What is Phonophobia?

Autumn Rivers

Phonophobia, or ligyrophobia, is the fear of loud sounds or even one's own voice. Like many types of phobias, this condition is usually accompanied by anxiety, fast heartbeat, nausea, difficulty breathing, excessive sweating, and dry mouth. In general, it is characterized by a feeling of terror or panic regarding loud noises, often resulting in avoidance of such sounds when possible. Unfortunately, some severe cases include fear of one's own voice, the voices of other people, or other sounds that are usually unavoidable in life. Therefore, phonophobia often prevents the afflicted from having a normal life unless treatment is sought.

Individuals with phonophobia may experience dry mouth and excessive sweating upon hearing their own voice.
Individuals with phonophobia may experience dry mouth and excessive sweating upon hearing their own voice.

One of the most common causes of phonophobia is a traumatic event, which is known for creating a feeling of anxiety when it comes to loud sounds. In fact, negative events experienced at a young age are often responsible for the development of various phobias, not just this one. Of course, some people with this condition are genetically predisposed to it, as it may run in the family, so it is not always necessary to have experienced a traumatic event to suffer from phonophobia. In some cases, the cause of this condition is a mixture of brain chemistry, genetics, and past events that come together to create this and other phobias.

Phonophobia is the fear of loud sounds, even one's own voice.
Phonophobia is the fear of loud sounds, even one's own voice.

It is considered normal to be startled by sudden loud sounds, or even dislike them altogether, but it is not healthy to live in fear of most noises. The usual symptoms of this condition vary depending on the severity of the case, but most people with phonophobia experience feelings of anxiety thinking about the possibility of loud sounds. This is usually accompanied by physical symptoms like dry mouth, rapid breathing, fast heartbeat, sweating, nausea, and even the temporary inability to speak. Some people can deal with such symptoms when they are rare, as they may only occur with sudden loud sounds, but those afraid of voices or other more common noises often struggle more.

A person who has experienced a traumatic event may develop phonophobia.
A person who has experienced a traumatic event may develop phonophobia.

There are medications available to treat phobias, but they tend to only treat the symptoms, not the underlying fear. Additionally, anti-anxiety medications that may be prescribed often come with undesirable side effects. Therefore, many people prefer to try counseling that involves behavioral therapy, psychotherapy, exposure therapy, or hypnotherapy. Relaxation techniques can also be used to eliminate the anxiety that is often responsible for phonophobia. While it is normal to try out several of these treatments to find one that works, it is important to use a professional for each method.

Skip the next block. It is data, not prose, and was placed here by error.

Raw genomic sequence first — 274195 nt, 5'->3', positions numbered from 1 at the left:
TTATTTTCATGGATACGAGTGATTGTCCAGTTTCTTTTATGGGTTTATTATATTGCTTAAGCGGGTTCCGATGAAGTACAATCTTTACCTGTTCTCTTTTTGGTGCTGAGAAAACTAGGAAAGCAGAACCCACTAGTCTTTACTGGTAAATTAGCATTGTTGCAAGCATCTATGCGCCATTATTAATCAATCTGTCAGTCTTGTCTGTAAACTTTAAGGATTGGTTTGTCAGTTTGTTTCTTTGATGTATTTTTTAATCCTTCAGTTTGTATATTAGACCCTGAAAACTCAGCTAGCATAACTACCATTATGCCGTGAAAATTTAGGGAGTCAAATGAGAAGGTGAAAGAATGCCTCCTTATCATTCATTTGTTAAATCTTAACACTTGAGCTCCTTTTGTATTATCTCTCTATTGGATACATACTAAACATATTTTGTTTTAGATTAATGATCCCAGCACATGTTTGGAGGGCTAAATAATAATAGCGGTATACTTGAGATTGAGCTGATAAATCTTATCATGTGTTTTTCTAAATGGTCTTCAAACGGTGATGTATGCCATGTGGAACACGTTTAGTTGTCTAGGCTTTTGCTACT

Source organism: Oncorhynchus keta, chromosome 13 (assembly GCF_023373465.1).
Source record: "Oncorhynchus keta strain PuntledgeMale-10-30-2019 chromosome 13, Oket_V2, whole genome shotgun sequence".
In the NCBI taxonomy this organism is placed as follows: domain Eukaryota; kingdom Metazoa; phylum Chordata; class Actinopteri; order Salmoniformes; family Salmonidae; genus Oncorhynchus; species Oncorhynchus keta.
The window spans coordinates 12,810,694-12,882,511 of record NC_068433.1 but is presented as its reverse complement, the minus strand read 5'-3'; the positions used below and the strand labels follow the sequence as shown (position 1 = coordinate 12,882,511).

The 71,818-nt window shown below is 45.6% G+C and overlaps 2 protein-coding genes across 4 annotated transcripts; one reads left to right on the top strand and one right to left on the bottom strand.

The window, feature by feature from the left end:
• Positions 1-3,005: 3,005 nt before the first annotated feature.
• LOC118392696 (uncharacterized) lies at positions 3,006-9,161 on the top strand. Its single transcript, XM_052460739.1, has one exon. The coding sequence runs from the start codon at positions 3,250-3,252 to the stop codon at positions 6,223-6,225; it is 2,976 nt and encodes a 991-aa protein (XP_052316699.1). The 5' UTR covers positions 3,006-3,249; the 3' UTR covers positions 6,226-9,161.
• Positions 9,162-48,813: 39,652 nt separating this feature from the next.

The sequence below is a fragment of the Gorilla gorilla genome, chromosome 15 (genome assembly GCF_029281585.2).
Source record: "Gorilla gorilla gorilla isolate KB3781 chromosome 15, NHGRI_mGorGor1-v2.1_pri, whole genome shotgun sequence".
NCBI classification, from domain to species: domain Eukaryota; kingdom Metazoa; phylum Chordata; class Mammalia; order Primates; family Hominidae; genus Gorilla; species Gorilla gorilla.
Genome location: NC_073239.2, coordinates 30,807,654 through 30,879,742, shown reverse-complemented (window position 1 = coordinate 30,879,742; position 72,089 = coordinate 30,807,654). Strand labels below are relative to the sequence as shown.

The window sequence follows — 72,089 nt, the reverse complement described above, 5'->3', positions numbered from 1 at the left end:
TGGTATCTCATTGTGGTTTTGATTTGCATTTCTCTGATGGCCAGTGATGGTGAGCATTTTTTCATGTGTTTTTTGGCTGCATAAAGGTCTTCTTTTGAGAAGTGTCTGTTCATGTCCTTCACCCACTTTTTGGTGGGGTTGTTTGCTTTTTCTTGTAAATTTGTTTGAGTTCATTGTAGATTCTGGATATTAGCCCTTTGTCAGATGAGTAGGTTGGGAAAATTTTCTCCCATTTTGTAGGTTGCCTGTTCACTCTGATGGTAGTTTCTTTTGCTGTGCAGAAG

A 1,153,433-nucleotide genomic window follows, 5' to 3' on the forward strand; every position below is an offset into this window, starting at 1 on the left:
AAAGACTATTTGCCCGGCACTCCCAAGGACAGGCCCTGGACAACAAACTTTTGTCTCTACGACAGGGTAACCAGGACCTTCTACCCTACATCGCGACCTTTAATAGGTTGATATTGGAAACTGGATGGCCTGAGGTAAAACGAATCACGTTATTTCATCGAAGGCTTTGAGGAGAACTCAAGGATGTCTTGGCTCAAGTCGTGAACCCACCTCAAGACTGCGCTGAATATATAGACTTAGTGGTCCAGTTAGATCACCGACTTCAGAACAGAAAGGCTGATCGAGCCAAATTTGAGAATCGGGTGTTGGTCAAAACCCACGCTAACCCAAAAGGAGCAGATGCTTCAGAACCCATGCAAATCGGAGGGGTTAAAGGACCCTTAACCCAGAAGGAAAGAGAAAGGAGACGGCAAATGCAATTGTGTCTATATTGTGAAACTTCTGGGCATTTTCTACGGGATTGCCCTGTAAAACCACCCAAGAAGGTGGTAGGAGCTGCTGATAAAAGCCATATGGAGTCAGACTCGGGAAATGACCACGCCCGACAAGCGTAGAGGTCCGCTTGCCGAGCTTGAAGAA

Cognitive behavioral therapy (CBT) is sometimes beneficial in treating phonophobia and other anxiety disorders.
Cognitive behavioral therapy (CBT) is sometimes beneficial in treating phonophobia and other anxiety disorders.
Like any phobia, phonophobia can be accompanied by nausea.
Like any phobia, phonophobia can be accompanied by nausea.
Many people opt for psychotherapy or behavioral therapy to help treat phonophobia.
Many people opt for psychotherapy or behavioral therapy to help treat phonophobia.
Psychotherapists may employ relaxation techniques and meditation to help patients overcome fears.
Psychotherapists may employ relaxation techniques and meditation to help patients overcome fears.

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Discussion Comments

anon308173

I have noise problems. I live near a subway and it gives me anxiety which drives me crazy. I am crying and sleeping with ear muffs, but it doesn't help. I will need to move.

anon277608

How can I overcome my fear of the sound of fireworks and other loud bangs? I freak out if and when I hear a very large bang or boom, even if it's a backfire or something. I had something bad happen when I was younger. My biological father shot off a gun in the trailer I was living in.

JaneAir

@Azuza - Phobias in general aren't very easy to deal with, but you're right, this sounds like an especially difficult one. I actually struggle with a phobia myself (bees and wasps are my personal kryptonite), so I know how difficult it can be.

I've actually been considering hypnotherapy, which is supposed to be good for bug related phobias. Based on this article it sounds like it's recommended for other kinds of phobias too. I've personally tried counseling, but it just didn't work. My phobia didn't come for a traumatic event, so the counseling was pretty useless in my case.

Azuza

Wow! This sounds like a horrible phobia to be afflicted with. There are some phobias that are a lot more manageable, like the fear of flying or something like that. You could easily avoid flying, but you can avoid noises. Even if you stay in your house all the time, you could still be exposed to a loud noise! Man, I really feel for phonophobics.

I feel like if you start exhibiting this kind of phobia, you should seek treatment immediately. I know some types of anxiety (like agoraphobia) can worsen over time. It seems like someone would have a better chance of reducing their phobia if they started treatment right away.

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